Changes to Local Development Plans and national policy
The current test for determining applications is “the determination must be made in accordance with the plan unless material considerations indicate otherwise” (S38(6) of the Planning and Compulsory Purchase Act 2004.
The test will be changed, by section 83 (2) of the bill which states: “the determination must be made in accordance with the development plan and any national development management policies, unless material considerations strongly indicate otherwise.”
The bill also addresses potential conflict between local and national policies by giving a priority to national policies: “If to any extent the development plan conflicts with a national development management policy, the conflict must be resolved in favour of the national development management policy”
The bill clarifies the document that form the local development plan:
“(a) each spatial development strategy that is operative in relation to that area,
(b) each local plan which has effect in relation to that area,
(c) each minerals and waste plan which has effect in relation to that area,
(d) each supplementary plan which has effect in relation to that area,
(e) each neighbourhood development plan which has been made in relation to that area, and
(f) each policies map for that area.”
However, the definition of a “national development management policy” remains vague at this stage: “A “national development management policy” is a policy (however expressed) of the Secretary of State in relation to the development or use of land in England, or any part of England, which the Secretary of State by direction designates as a national development management policy”
A new format for Local Plans
In line with the change in the weight of all documents forming the Local Development Plan, given the introduction of national development management policies, the bill also aims to reduce the size of Local Plans.
The objective of the bill is to make local plans closer aligned to national policies and to not repeat policies at local level e.g. , protection of heritage assets, Green Belt presumptions.
A new Consultation on NPPF and National Development Management Policies was also announced. The importance of the National and Local Design Codes will be emphasised.
The bill also includes articles to increase community engagement with Street Votes. However, the details of how such votes could work will be provided at a later stage. Speculation in the media that this could result in residents voting against their neighbour’s extension are presumably wide of the mark.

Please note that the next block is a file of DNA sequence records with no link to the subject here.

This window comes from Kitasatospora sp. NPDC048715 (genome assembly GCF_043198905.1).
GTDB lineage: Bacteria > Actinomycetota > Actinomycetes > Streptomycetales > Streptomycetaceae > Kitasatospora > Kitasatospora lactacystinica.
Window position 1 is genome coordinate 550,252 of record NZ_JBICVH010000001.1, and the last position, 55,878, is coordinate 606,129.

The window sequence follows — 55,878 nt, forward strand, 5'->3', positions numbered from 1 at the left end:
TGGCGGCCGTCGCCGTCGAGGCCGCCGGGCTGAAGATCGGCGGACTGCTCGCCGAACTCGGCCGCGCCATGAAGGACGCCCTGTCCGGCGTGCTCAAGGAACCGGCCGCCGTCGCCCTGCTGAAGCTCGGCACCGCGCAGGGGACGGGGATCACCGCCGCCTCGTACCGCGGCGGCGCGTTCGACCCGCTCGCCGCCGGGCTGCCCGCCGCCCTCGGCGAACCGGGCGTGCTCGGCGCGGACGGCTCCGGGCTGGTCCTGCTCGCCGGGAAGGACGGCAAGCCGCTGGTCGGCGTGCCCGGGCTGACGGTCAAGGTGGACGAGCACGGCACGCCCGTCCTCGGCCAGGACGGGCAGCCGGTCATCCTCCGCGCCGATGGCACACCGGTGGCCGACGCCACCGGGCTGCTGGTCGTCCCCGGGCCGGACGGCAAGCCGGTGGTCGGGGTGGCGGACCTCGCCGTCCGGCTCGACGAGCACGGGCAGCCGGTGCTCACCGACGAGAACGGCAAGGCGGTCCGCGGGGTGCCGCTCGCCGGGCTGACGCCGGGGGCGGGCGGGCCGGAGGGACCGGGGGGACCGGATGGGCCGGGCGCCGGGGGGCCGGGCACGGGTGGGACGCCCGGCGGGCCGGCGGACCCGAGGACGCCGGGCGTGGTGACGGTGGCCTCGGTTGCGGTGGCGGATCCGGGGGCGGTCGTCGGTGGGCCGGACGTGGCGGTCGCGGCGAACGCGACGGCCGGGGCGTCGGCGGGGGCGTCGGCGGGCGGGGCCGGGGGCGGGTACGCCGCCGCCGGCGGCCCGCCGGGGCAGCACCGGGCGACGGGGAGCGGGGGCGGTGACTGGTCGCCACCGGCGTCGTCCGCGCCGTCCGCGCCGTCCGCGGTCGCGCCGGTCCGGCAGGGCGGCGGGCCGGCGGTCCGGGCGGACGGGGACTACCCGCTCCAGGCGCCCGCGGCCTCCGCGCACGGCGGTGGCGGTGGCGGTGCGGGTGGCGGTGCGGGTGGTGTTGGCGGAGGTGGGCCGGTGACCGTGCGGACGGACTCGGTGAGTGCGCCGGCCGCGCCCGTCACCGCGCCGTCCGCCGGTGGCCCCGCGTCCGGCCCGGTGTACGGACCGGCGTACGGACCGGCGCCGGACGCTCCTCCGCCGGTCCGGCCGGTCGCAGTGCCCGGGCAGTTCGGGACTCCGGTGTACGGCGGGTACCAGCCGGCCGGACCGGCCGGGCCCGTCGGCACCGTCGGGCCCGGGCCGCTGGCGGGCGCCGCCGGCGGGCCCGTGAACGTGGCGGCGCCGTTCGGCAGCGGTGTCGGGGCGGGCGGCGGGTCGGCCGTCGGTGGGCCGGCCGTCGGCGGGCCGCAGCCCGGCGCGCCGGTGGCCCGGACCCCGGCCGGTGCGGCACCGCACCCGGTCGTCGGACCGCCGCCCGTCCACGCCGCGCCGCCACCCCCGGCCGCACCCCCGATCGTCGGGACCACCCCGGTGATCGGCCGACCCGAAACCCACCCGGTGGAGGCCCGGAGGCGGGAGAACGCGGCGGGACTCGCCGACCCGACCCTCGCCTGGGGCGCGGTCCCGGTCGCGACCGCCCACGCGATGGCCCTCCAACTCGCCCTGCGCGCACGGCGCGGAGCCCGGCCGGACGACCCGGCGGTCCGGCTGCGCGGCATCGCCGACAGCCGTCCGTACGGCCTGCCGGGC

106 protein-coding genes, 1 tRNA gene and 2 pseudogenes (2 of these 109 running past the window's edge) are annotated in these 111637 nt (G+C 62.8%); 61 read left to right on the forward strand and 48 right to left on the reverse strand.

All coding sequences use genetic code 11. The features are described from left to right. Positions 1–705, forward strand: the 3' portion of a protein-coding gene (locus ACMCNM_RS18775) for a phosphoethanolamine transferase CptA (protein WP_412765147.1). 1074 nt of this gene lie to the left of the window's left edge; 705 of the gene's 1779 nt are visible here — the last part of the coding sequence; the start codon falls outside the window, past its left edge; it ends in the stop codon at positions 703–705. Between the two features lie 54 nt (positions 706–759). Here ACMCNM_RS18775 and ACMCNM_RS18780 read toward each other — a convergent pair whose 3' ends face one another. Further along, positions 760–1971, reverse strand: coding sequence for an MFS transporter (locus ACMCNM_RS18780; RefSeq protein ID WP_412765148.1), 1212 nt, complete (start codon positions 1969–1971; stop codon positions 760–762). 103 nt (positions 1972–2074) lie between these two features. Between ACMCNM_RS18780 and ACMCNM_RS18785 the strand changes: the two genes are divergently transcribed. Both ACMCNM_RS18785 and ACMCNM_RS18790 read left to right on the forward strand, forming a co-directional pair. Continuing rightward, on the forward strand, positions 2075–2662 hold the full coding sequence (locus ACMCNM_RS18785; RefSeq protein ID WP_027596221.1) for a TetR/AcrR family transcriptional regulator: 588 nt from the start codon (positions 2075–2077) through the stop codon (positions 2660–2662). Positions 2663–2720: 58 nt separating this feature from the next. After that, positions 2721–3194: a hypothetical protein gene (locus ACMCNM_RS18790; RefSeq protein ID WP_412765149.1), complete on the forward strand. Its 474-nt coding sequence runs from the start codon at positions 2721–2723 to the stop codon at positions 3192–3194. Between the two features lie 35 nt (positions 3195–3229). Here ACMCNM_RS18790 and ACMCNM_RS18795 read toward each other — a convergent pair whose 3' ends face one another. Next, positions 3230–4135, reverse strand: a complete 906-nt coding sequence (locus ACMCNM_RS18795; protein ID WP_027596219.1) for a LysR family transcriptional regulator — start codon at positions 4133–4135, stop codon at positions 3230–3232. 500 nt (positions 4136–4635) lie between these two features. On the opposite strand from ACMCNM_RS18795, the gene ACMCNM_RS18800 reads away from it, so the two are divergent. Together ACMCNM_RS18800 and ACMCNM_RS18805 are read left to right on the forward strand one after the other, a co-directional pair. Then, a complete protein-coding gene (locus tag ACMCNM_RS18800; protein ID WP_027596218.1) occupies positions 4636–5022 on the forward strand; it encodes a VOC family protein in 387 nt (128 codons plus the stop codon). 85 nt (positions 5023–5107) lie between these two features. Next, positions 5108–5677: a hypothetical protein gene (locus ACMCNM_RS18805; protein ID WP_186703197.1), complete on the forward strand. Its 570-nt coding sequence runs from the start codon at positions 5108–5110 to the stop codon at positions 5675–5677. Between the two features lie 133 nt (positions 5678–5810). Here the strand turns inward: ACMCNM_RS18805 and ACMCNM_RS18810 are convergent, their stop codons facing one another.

Changes would also include the plan-making process: The 5-year housing land supply will no longer be a requirement for the first 5 years following the adoption of a local plan, and the Duty to Cooperate will also be scrapped and replaced by a policy test of alignment between local authorities. Local planning authorities will now have the possibility to work together on ‘joint spatial development strategies’. It is unclear how all these changes will work but the aim is to allow more judgement in the adoption of Local Plans.
The bill also promotes the digital transformation of planning with the development of digital platforms for easier an access to planning applications, following the first experiments with BOPS and RIPA.
The Bill also includes new statutory duties for the LPAs to identify historic records and keep up to date records.
And following the success of street terraces and Al fresco dining in town centres, the government intends to reform pavement licences to make the licencing process cheaper, easier and make the terraces permanent.
The bill also includes provisions regarding how planning obligations (S106 agreements) and the new infrastructure levy will interact. However, the details of the changes will only be known at a later stage, with the use of a statutory instrument.
We will have to wait for the amendments to the bill and its final version. WEA Planning will be keeping a close eye on any government announcements regarding the Bill in the coming months.
If you have a site you would like to develop and are unsure what the Bill will mean for you, please give WEA Planning a call or send us an email/contact form to discuss your project.
This article is authored by Thomas Tinel. With thanks to the sources below.